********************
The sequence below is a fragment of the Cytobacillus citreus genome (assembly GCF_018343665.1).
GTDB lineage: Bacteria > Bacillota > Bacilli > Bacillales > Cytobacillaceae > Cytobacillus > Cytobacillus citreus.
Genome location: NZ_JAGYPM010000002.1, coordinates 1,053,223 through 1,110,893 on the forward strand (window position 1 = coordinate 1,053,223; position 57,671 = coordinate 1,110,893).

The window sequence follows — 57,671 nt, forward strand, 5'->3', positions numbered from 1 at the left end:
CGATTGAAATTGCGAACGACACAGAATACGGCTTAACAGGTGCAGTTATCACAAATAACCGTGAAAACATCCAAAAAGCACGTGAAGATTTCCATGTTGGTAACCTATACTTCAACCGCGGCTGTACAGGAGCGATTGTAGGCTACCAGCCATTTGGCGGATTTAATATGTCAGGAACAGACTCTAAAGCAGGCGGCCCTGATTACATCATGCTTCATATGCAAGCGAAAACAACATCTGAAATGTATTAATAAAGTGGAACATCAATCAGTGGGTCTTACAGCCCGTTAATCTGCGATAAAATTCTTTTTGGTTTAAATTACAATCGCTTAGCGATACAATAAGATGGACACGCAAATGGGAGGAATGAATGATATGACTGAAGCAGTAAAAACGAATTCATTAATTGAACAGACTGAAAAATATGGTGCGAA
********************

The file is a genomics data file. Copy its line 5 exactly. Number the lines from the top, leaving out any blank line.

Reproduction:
CGATTGAAATTGCGAACGACACAGAATACGGCTTAACAGGTGCAGTTATCACAAATAACCGTGAAAACATCCAAAAAGCACGTGAAGATTTCCATGTTGGTAACCTATACTTCAACCGCGGCTGTACAGGAGCGATTGTAGGCTACCAGCCATTTGGCGGATTTAATATGTCAGGAACAGACTCTAAAGCAGGCGGCCCTGATTACATCATGCTTCATATGCAAGCGAAAACAACATCTGAAATGTATTAATAAAGTGGAACATCAATCAGTGGGTCTTACAGCCCGTTAATCTGCGATAAAATTCTTTTTGGTTTAAATTACAATCGCTTAGCGATACAATAAGATGGACACGCAAATGGGAGGAATGAATGATATGACTGAAGCAGTAAAAACGAATTCATTAATTGAACAGACTGAAAAATATGGTGCGAA